3. That Which Does Not Kill
Making its US premiere here as part of this festival is the alluringly titled That Which Does Not Kill, a film that, much like Straight Flush finds its narrative out of various men and women reading a found text in order to themselves dive into their own histories. This time instead of a series of letters, this collection of performers read from one woman’s recounting of her rape, with each new man or woman responding directly to not just the literal case, but their own relationship to sex, sexuality, trauma and violence. Told entirely through static, intimate and unflinching talking head interviews, That Which Does Not Kill has the body of a relatively simplistic issue documentary, only to find itself given “essential” status through director Alexe Poukine’s deeply empathetic and involving framing. The film rarely cuts, allowing the reading of the violent act to be processed in, for all intents and purposes, real time, with a thrillingly diverse cross-section of men and women being given time to deal publicly with their own pasts. The film is arguably a bit too analytical, but that’s too what makes this such a sensational achievement. Instead of avoiding the grief and trauma we all deal with in our own lives, That Which Does Not Kill verbalizes it in a way that feels sincere and inquisitive, empathetic and never confrontational.
2. Mother, I Am Suffocating. This is My Last Film About You
At the runner-up position is maybe the festival’s great discovery. From director Lemohang Jeremiah Mosese, Mother, I Am Suffocating. This is My Last Film About You is a surreal, sensory experience that’s genuinely one of a kind. Billed by the artist as a “lamentation of exile,” the film is a visceral look at the director’s exile from both of his homelands, Lesotho and Berlin. Directed, written and produced by Mosese, the film opens on a woman of unknown origin walking the streets of an equally unknown city, cross weighing heavily on her back, as we hear voice over that’s as confrontational as it is strangely alluring, with what follows playing out as some sort of almost Homerian Odyssey through an Africa torn apart by war and violence. Mosese’s film is a richly textured black and white feature that, at just 76 minutes in length, is one of the festival’s most visceral and “in your face” works. It’s also one of the festival’s most raw, with the black and white photography playing as volatile as the direction is rightly surrealist, embedding the viewer in a world that’s unlike any you’ll see at Doc Fortnight 2020. Mosese recently made his fiction debut at Sundance and, if this haunting rumination on identity and memory is any indication, we are in for one of the most exciting discoveries in quite some time.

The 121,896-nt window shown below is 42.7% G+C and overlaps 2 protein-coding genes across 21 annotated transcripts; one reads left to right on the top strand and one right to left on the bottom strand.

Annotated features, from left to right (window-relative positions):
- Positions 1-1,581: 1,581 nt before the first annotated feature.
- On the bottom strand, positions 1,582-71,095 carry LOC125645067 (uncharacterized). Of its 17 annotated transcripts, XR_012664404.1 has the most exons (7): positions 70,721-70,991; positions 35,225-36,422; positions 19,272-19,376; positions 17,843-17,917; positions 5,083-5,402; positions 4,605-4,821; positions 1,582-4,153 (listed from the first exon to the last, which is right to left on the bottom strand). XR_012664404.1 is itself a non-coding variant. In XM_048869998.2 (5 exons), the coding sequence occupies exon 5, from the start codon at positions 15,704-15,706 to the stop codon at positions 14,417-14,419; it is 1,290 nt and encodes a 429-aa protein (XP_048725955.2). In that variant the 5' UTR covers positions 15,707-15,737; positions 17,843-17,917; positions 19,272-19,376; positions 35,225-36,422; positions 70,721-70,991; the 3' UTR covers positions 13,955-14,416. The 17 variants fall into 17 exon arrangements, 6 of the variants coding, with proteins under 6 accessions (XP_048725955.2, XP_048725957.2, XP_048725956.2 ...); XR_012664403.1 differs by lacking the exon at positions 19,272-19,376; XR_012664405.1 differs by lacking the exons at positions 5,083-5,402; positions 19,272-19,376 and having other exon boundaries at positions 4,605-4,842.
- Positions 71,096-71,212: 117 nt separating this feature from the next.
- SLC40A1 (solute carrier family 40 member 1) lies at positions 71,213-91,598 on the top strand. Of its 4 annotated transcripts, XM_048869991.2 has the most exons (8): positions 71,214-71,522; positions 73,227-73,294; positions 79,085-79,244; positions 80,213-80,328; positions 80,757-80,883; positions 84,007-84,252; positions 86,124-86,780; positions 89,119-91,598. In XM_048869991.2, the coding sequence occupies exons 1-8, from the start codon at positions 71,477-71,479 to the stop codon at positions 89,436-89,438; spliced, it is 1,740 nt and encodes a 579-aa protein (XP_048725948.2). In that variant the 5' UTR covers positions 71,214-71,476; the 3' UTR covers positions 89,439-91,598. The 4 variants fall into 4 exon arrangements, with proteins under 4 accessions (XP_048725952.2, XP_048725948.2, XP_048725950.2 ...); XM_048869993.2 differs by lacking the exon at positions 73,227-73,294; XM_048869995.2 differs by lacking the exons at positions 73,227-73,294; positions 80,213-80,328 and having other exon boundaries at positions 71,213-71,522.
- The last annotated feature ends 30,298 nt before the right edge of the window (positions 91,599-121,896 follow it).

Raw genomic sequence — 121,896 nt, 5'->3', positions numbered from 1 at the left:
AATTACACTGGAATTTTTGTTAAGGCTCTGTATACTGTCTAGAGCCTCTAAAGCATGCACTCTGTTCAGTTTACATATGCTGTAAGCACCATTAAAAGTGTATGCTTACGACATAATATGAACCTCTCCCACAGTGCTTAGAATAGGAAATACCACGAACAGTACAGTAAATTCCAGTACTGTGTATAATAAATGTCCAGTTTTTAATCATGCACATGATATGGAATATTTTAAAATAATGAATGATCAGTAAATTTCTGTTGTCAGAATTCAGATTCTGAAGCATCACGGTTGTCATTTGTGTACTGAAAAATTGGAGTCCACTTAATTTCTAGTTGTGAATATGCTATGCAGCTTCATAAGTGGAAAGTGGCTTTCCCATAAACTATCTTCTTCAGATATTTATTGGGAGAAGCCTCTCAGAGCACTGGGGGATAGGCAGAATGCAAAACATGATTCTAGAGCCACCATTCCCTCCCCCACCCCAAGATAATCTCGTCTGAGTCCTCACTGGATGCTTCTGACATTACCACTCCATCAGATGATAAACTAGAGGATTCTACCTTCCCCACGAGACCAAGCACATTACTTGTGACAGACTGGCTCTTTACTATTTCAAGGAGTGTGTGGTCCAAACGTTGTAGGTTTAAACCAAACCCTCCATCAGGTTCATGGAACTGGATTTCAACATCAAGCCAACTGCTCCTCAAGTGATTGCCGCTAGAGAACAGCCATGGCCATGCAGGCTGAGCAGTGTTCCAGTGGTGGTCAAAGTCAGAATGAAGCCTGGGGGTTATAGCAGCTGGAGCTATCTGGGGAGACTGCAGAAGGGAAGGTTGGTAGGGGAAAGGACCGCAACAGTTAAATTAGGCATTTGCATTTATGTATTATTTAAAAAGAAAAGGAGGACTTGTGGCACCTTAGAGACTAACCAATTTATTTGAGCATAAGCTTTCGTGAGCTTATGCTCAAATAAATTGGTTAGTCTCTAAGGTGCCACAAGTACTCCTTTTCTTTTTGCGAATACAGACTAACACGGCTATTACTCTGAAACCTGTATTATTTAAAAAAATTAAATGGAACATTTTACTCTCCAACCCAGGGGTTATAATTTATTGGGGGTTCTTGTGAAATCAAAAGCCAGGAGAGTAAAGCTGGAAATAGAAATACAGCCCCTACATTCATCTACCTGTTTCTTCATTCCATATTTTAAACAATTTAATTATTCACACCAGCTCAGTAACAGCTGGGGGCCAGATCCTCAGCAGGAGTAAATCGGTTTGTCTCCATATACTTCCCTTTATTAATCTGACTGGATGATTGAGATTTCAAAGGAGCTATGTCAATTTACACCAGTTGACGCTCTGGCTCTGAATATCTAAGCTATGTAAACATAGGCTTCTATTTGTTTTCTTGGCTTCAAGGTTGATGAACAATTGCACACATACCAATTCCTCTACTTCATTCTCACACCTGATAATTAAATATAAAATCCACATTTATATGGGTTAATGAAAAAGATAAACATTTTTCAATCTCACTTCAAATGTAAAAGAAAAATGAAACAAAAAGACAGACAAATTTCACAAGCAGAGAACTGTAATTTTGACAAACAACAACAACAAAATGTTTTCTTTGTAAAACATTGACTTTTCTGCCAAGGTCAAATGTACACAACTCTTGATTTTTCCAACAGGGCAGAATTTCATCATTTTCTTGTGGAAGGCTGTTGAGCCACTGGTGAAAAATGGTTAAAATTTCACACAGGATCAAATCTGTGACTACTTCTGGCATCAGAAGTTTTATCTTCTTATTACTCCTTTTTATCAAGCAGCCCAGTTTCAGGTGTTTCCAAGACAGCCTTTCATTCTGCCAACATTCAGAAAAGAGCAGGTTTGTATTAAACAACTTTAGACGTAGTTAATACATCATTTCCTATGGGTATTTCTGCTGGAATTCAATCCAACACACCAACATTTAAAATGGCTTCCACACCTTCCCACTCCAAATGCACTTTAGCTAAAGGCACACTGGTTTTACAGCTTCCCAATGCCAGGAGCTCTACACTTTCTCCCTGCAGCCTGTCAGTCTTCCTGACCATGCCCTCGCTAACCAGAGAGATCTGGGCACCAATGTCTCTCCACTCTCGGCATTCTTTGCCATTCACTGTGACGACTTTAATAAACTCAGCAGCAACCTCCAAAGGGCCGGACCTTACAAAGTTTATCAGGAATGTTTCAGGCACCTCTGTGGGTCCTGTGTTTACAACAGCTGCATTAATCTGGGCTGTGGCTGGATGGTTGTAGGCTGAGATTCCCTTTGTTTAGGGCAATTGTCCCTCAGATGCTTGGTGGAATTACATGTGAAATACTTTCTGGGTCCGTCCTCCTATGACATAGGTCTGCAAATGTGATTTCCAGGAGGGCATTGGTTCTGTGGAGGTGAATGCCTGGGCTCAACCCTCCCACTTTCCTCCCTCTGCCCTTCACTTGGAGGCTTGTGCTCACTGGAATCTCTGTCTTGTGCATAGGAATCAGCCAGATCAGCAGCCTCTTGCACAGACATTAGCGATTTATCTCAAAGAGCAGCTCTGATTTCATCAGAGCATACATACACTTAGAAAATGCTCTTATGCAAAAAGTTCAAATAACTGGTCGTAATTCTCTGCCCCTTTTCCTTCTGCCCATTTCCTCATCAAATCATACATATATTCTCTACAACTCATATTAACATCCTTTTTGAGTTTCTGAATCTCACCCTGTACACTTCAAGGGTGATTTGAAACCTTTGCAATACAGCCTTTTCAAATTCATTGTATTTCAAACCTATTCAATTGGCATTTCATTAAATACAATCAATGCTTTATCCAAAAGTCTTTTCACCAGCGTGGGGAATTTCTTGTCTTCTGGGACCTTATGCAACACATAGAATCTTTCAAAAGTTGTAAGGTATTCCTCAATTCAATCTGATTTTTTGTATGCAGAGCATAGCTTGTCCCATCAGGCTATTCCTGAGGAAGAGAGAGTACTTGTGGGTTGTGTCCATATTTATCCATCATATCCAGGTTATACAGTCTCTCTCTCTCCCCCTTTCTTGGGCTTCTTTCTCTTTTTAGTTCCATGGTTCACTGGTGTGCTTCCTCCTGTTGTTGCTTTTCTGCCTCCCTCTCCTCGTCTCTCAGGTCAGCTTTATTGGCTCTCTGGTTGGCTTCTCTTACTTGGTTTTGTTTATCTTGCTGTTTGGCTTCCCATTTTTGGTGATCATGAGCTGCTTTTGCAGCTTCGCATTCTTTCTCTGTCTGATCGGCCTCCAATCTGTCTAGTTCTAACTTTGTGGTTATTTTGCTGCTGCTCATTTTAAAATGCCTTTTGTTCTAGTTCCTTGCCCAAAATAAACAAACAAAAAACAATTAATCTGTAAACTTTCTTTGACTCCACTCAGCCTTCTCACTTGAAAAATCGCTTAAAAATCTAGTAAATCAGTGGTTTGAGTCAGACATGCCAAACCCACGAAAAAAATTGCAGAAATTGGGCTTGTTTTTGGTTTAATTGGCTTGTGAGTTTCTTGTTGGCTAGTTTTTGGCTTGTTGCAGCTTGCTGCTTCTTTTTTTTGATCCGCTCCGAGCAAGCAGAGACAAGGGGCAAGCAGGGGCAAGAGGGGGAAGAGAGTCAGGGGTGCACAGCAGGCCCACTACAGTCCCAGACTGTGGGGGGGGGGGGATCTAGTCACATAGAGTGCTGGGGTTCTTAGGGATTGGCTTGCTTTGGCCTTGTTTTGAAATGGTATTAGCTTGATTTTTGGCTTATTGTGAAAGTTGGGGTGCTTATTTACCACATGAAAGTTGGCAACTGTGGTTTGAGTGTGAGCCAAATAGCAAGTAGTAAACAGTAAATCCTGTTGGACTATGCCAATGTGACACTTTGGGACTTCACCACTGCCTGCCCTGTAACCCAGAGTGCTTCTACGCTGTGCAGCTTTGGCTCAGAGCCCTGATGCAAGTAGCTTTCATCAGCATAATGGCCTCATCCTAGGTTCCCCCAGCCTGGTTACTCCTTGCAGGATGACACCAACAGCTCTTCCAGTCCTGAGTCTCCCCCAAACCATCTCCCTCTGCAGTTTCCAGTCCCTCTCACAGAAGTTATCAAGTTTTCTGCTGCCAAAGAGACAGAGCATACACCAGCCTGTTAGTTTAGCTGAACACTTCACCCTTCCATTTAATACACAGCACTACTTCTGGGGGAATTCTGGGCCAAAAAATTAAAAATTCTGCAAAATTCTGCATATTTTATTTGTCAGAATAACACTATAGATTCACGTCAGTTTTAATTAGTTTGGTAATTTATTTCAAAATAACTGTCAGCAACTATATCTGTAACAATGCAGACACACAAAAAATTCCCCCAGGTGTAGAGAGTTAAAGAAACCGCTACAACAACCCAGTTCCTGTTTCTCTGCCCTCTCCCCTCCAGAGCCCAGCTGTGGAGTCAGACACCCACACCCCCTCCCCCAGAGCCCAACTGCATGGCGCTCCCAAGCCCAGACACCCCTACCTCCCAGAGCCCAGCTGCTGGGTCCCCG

1. Women Make Film: A New Road Movie Through Cinema
I am nothing if not an easy get when it comes to documentaries about cinema. However, for every LA Plays Itself there are ten turgid talking head biographies about a filmmaker or writer that make me wonder just what about these films I actually enjoy. And then there’s Women Make Film. Capping off a trilogy of sorts for director Mark Cousins, Women Make Film is the director’s latest epic retelling and re-contextualizing of film history, this time through the lens of female filmmakers that have helped shape the art form since its very inception. Structured around 40 separate chapters, the film features various narrators ranging from Tilda Swinton to Adjoa Andoh, as they take various subjects like “endings” and “bodies” and examine how female filmmakers have subverted and elevated each concept through their films. Hundreds of films are highlighted here, as are dozens of filmmakers who vary from the legendary like Agnes Varda to the relatively unknown like Binka Zhelyazkova, which makes this not just an engrossing way for film fans to discover their new favorite directors, but also gives a scholarly re-contextualizing of the entirety of film history through the lens of female creators. Billed as a film school where the teachers are all women, this is arguably Cousins’ greatest achievement to date, and is one of the very best documentaries of the last handful of years.